Allow 2 1/2 hours each way, plus time for taking photos just to reach Estes Park. Crossing Trail Ridge Road will add another two hours each way, plus time for photos.
For a weekend trip, head from Denver through Nederland to Estes Park, then over the Trail Ridge Road into Grand Lake. To return to Denver, head south from Grand Lake through Winter Park to Interstate 70.
Crested Butte, Aspen and three passes
Better yet, take a weekend trip that covers Kebler Pass plus three others, Independence, Tennessee and Vail, and takes in several 14,000-foot peaks on the way.
Start by heading from Denver to Crested Butte and going over Kebler Pass, which is legendary for aspens in the fall. Then come back to Denver through Aspen, over Independence Pass, through Leadville, over Tennessee Pass, then through Vail and over Vail Pass. Those passes also are highly rated for fall color. Pick a spot to spend the night – Crested Butte, Aspen or Leadville.
Kebler Pass is on a 31-mile county road from from Crested Butte (the town, not the ski area) to Colorado 133 near Paonia State Park (between Paonia and Carbondale). From there, head north to Colorado 82 and east to Aspen.
Independence Pass is on Colorado 82 between Aspen and Twin Lakes. There are aspen groves at both ends of the pass, but the highway rises above timberline for a stretch. (No trees means no fall color.) The route offers views of the Sawatch Range, home to several 14,000-foot peaks, before descending into Twin Lakes. Head north from Twin Lakes to Leadville, checking out 14,428-foot Mount Massive to the west.
Tennessee Pass is on U.S. 24 from Leadville to Vail, which follows the Arkansas River and Rio Grande Railroad and also has its share of aspens. The stretch after the pass follows the Eagle River to the mining towns of Minturn and Belden, then meets Interstate 70.
Vail Pass is on Interstate 70, and the best of the fall color is in the Vail Valley as I-70 begins to climb the pass and on the far side of the pass as I-70 descends near the Copper Mountain Ski Area.
San Juan Mountains with Durango, Ouray and Telluride
The San Juan Skyway, a 233-mile loop through southwestern Colorado’s San Juan Mountains, features a handful of the state’s best spots for fall color. The loop can be started at a number of spots, but most visitors enter it at Ridgeway on the north or Durango or Cortez on the south.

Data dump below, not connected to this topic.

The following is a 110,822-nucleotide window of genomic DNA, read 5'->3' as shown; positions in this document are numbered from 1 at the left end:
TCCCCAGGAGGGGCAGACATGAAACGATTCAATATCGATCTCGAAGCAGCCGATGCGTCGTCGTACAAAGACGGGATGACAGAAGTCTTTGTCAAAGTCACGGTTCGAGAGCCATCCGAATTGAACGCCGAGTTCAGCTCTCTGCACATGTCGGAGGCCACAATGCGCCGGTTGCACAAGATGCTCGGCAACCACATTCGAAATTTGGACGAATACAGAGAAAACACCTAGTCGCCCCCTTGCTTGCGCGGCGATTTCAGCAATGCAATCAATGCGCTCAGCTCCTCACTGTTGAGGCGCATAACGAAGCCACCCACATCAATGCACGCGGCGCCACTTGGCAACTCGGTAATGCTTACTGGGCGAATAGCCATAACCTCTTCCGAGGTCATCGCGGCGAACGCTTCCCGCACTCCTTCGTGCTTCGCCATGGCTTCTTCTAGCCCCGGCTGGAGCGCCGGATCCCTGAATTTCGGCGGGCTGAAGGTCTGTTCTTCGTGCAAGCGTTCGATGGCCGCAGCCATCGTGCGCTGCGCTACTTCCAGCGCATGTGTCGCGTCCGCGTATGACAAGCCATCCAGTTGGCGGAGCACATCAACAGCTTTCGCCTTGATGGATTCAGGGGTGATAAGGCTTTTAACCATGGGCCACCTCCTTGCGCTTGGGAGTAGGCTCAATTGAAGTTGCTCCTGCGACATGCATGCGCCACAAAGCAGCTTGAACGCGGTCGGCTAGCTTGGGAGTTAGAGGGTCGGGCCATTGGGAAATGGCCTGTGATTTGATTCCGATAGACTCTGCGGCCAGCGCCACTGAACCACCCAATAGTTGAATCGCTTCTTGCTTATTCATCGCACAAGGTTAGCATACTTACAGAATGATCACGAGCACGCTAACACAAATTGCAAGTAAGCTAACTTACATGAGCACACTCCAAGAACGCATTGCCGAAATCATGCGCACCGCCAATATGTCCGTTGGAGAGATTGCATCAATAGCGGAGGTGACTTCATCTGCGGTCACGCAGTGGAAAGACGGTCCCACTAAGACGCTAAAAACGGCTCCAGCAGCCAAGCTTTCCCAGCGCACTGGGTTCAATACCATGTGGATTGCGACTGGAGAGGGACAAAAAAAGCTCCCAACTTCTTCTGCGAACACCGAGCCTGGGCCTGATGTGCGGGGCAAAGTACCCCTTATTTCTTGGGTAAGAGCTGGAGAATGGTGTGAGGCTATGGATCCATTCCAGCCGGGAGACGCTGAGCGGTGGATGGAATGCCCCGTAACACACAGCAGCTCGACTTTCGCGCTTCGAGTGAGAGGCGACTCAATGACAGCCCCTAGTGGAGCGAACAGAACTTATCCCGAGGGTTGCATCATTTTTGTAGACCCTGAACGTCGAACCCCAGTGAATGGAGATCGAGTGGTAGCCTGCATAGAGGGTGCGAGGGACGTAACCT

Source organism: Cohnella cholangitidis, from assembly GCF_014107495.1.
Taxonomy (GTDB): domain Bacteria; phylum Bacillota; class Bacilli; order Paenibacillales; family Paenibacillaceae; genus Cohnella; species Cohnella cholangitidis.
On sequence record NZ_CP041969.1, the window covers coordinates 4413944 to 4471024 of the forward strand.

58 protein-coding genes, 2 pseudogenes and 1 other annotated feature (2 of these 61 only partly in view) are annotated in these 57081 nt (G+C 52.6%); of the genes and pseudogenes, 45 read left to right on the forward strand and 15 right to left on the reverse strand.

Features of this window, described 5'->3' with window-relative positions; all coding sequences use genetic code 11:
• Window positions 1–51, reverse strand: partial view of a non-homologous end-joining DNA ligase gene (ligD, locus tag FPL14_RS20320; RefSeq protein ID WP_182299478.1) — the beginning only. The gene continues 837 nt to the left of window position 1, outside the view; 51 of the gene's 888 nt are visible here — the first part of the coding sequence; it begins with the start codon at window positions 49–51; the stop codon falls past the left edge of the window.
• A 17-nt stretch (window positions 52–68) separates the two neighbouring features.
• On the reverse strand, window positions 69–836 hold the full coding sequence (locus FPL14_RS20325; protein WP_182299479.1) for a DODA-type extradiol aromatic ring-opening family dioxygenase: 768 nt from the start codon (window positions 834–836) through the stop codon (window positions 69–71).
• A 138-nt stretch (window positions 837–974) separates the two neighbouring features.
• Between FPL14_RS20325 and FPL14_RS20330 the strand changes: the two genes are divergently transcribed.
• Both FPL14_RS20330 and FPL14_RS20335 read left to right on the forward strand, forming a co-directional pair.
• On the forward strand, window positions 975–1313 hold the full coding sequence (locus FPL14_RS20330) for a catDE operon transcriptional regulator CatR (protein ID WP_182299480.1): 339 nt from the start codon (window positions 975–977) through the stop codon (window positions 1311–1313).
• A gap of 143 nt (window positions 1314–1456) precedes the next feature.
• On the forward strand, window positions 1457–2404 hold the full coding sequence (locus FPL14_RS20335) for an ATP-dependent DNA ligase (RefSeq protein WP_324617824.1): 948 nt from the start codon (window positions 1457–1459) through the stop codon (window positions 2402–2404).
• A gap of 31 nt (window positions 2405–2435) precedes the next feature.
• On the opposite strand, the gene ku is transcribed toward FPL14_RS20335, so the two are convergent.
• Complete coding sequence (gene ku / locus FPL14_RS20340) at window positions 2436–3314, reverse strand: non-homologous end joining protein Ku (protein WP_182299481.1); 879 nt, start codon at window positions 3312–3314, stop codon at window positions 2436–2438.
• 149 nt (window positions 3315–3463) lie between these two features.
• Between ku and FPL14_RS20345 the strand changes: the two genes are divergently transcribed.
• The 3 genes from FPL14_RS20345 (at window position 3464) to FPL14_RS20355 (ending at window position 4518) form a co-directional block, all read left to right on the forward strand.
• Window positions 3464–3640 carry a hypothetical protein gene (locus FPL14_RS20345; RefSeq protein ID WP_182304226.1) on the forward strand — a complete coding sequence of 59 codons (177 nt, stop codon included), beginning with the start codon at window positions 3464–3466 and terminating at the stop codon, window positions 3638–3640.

The best spots for fall color are, starting from Ridgeway:
• Dallas Divide, a stretch of Colorado 62 between Ridgeway and Telluride, offers a panoramic view of 14,150-foot Mount Sneffels and other peaks in the San Juans, with fashion designer Ralph Lauren’s 17,000-acre Double RL Ranch in the foreground. One of the most-photographed spots features a meadow, aspens and rustic wooden fence in the foreground and the peaks in the distance.
• The free gondola in Telluride climbs 1,750 feet from the town to the ski area in 10 minutes. There are aspens at the top of the mountain. The ride is even better on the way down, offering panoramic views of Telluride and the mountains that surround it, which feature golden aspens in season.
• Lizard Head Pass, the stretch of Colorado 145 between Telluride and Dolores, climbs through aspens and evergreens to the barren land above timberline, then descends back into aspens and evergreens before reaching the Dolores Valley and Cortez. Don’t miss the Lizard Head Peak and Wilson Peak, which reportedly inspired the mountain in the logo on cans and bottles of Coors beer.
• U.S. 550 north of Durango begins by running next to the tracks used by the Durango & Silverton Narrow Gauge Railroad, so keep an eye out for the historic train with its golden-yellow passenger cars and coal-powered locomotives spewing black smoke. The highway begins picking up aspen near the Durango ski area, better known locally by the original name of Purgatory.
• The Durango & Silverton Narrow Gauge Railroad sets off on its own through the Animas River Gorge, whose fall color was featured in the opening scenes of “Butch Cassidy and the Sundance Kid,” the 1969 movie starring Paul Newman and Robert Redford. Passenger cars and open cars are pulled by coal-fired, steam-powered locomotives along a 45-mile route from Durango to Silverton.
• The stretch of U.S. 550 from Silverton to Ouray is known as the Million Dollar Highway and features aspens and evergreens at both ends but rises above timberline as well. There are aspens on the mountainsides around the historic mining towns of Silverton and Ouray.